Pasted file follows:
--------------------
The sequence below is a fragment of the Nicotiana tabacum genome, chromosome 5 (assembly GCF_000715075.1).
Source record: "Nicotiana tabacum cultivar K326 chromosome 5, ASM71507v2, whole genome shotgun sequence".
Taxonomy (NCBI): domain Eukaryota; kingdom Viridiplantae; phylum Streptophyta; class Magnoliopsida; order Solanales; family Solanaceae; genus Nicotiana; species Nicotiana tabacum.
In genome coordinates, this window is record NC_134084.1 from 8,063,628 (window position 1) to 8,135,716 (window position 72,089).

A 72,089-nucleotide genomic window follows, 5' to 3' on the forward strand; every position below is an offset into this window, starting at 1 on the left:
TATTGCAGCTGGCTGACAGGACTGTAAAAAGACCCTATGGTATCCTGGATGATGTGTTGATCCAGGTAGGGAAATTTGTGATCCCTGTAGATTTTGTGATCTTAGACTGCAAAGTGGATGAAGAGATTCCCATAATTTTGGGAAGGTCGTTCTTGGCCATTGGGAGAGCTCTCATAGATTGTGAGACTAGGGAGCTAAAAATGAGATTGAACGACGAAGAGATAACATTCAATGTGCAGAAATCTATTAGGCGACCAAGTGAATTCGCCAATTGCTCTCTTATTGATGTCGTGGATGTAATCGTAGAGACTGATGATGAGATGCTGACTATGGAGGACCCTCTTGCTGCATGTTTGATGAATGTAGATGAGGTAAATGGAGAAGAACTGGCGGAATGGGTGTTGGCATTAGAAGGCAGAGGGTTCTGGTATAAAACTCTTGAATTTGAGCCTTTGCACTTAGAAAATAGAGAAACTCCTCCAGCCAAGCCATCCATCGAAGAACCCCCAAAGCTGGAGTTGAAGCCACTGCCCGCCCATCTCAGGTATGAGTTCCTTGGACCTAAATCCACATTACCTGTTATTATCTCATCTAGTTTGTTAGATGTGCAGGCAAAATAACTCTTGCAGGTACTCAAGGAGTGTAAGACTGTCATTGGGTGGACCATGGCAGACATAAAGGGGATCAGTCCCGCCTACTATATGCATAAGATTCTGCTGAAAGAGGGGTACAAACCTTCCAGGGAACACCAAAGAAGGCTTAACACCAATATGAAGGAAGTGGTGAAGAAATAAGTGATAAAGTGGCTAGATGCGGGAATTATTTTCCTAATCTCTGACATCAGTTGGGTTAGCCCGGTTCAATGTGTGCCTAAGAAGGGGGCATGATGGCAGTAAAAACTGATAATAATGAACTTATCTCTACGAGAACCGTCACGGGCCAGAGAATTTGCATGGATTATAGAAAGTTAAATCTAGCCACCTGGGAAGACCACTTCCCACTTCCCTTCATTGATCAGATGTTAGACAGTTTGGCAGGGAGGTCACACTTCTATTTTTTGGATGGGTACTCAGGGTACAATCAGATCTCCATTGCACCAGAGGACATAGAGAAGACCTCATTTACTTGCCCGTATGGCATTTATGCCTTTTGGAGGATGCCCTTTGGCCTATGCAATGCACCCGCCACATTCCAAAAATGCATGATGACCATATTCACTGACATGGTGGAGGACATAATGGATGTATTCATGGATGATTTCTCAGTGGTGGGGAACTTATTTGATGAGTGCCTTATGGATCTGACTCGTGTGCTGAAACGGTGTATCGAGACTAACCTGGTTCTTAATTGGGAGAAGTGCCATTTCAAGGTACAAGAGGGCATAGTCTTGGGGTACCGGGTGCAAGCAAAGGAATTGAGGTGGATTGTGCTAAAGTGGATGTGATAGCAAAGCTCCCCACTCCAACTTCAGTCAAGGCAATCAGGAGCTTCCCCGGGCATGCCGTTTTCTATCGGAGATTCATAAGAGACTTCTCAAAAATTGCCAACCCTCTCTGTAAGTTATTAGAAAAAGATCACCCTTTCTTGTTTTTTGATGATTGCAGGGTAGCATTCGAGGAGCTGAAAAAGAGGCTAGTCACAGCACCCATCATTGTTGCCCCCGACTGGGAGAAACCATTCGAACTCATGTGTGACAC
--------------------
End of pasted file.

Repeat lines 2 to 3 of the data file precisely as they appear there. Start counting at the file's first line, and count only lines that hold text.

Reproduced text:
Source record: "Nicotiana tabacum cultivar K326 chromosome 5, ASM71507v2, whole genome shotgun sequence".
Taxonomy (NCBI): domain Eukaryota; kingdom Viridiplantae; phylum Streptophyta; class Magnoliopsida; order Solanales; family Solanaceae; genus Nicotiana; species Nicotiana tabacum.